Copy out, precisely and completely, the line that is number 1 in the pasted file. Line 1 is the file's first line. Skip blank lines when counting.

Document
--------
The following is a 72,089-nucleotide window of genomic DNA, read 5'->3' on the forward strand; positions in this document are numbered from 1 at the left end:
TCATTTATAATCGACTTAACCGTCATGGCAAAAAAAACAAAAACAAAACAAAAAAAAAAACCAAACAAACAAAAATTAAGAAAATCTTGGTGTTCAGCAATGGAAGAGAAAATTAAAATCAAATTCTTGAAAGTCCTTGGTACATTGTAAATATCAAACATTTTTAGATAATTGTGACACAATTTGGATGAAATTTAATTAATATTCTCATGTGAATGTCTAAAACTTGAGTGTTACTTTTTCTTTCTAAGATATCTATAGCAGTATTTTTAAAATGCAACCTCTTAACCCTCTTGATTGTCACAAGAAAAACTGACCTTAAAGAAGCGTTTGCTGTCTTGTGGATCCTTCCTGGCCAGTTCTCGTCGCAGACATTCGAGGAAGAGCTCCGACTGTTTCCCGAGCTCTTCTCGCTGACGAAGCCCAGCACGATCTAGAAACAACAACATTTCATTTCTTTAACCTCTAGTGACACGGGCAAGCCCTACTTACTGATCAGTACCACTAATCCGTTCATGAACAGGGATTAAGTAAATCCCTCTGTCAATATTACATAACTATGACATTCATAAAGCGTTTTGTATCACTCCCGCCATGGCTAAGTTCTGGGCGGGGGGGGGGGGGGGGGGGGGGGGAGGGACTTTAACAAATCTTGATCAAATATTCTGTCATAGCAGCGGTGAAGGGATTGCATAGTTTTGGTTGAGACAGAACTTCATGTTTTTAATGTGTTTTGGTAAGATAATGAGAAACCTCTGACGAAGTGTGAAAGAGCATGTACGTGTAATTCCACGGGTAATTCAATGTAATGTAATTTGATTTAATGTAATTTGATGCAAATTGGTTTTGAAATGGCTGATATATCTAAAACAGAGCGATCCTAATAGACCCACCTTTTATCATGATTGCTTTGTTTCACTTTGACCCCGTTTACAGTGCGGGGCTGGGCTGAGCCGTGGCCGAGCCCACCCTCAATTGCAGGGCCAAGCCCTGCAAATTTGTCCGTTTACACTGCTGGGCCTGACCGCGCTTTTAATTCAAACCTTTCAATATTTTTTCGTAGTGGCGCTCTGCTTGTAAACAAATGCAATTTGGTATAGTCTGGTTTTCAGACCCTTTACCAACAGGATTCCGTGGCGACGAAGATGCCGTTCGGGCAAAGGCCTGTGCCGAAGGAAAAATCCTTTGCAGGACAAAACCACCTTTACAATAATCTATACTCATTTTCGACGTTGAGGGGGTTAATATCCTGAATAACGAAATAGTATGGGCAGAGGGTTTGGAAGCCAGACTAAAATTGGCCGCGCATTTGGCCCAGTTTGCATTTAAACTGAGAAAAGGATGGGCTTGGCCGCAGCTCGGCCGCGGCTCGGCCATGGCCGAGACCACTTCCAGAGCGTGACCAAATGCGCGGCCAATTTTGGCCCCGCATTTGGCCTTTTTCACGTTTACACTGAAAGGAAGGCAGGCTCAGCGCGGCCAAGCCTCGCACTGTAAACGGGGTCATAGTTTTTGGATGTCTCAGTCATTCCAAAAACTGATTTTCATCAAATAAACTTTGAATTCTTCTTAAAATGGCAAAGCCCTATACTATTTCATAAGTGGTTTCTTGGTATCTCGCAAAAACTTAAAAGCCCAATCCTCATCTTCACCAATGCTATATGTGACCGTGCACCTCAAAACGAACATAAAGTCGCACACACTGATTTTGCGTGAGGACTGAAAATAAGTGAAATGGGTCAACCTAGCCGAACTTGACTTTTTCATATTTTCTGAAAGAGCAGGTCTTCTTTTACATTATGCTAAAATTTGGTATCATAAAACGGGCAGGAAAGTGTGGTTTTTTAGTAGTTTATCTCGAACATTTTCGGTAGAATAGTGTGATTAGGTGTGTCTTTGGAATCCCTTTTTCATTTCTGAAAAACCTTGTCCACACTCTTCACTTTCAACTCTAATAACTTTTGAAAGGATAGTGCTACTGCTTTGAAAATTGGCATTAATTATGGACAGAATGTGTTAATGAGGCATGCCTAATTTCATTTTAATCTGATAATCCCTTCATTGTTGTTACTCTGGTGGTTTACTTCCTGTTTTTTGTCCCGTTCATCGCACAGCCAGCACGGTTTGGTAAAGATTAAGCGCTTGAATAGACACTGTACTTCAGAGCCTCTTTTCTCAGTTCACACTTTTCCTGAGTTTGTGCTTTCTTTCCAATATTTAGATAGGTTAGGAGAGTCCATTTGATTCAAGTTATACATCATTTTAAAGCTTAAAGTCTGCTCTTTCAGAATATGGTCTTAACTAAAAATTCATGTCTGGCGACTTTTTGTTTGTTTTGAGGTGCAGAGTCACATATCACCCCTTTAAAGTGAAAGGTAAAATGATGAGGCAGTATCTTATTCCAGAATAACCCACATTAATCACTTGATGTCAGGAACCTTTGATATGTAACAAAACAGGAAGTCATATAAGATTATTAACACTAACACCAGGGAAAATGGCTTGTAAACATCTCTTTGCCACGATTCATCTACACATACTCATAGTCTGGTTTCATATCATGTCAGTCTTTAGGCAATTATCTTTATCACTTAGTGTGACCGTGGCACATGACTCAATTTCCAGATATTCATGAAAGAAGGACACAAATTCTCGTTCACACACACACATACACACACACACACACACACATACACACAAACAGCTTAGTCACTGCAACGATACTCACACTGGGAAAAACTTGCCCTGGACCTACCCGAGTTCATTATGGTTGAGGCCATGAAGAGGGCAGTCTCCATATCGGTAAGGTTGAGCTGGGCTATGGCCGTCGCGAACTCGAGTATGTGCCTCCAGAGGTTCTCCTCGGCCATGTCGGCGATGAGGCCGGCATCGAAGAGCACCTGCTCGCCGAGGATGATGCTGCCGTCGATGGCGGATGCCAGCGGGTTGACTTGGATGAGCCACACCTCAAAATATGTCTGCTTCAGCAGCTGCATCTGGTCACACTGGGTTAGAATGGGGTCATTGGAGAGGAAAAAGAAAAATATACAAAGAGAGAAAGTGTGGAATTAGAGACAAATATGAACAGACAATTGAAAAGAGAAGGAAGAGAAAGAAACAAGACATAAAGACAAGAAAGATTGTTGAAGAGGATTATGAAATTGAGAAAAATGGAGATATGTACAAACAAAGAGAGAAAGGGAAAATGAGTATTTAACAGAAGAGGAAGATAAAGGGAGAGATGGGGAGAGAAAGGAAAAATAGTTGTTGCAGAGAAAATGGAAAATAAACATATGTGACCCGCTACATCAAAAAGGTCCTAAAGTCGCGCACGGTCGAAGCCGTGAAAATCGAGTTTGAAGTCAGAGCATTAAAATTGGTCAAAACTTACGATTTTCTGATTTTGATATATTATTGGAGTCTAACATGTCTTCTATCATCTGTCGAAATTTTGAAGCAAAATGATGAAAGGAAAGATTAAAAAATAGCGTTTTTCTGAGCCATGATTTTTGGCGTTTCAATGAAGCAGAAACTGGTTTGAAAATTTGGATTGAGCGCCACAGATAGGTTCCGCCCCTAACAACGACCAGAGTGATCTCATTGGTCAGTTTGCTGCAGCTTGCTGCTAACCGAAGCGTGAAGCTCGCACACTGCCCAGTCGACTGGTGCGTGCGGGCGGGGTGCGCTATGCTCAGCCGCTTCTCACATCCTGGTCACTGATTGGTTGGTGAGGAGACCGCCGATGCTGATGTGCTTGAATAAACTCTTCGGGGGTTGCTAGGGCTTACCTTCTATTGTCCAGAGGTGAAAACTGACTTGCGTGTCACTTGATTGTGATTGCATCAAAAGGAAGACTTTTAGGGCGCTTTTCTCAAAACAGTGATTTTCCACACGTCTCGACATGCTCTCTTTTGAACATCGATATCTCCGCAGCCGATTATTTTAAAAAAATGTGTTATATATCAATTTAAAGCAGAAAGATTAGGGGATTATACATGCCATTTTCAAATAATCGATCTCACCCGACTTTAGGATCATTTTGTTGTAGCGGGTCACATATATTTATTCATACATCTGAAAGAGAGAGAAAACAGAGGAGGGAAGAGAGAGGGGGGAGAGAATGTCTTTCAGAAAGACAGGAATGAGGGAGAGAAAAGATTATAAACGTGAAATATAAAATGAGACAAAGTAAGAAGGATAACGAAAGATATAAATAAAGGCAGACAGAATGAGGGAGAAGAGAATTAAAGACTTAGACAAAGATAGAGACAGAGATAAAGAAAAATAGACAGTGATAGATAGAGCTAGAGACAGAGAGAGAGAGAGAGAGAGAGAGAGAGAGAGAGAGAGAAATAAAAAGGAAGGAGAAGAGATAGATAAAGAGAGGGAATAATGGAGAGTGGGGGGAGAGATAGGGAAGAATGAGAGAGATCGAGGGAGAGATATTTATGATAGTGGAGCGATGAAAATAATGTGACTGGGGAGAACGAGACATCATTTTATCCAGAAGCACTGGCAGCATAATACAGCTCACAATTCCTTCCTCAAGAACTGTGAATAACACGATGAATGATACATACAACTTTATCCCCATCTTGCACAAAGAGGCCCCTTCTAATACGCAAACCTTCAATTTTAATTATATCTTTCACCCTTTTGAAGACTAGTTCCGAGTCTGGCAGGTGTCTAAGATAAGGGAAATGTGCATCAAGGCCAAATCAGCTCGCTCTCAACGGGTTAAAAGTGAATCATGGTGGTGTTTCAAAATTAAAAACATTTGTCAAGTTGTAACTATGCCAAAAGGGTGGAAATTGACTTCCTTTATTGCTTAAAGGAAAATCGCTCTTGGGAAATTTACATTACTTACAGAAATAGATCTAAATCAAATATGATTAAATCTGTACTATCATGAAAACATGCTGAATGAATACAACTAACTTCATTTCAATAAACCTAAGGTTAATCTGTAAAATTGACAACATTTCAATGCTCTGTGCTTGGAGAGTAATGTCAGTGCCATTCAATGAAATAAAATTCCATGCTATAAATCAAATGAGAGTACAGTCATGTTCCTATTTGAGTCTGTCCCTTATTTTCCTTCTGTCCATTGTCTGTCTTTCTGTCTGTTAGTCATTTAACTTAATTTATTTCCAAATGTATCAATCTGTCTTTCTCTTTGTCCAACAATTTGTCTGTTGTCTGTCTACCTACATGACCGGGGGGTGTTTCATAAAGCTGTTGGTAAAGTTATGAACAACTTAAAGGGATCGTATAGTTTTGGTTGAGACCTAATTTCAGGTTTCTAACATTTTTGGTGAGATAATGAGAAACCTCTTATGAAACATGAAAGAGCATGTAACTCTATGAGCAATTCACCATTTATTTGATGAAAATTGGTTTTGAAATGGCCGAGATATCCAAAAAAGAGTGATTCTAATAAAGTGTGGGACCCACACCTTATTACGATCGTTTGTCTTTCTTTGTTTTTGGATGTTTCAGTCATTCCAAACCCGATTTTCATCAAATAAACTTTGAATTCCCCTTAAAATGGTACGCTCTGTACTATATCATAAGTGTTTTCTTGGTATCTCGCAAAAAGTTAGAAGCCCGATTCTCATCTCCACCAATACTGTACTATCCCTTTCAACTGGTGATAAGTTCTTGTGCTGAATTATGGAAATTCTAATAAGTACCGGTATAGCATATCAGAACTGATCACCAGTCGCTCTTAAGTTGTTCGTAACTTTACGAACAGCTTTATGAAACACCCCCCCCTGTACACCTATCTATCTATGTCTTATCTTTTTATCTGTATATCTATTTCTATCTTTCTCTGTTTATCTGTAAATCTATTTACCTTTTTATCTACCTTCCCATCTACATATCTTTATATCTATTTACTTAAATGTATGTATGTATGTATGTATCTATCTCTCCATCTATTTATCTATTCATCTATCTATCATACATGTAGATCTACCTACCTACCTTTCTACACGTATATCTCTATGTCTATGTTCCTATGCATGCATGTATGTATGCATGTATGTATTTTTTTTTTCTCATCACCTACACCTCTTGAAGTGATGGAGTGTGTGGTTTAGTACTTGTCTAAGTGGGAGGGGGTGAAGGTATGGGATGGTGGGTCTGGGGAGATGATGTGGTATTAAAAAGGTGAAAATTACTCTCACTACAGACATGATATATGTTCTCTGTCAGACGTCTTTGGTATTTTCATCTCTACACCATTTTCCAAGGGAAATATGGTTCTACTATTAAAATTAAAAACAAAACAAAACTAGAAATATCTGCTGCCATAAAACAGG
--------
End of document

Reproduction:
The following is a 72,089-nucleotide window of genomic DNA, read 5'->3' on the forward strand; positions in this document are numbered from 1 at the left end: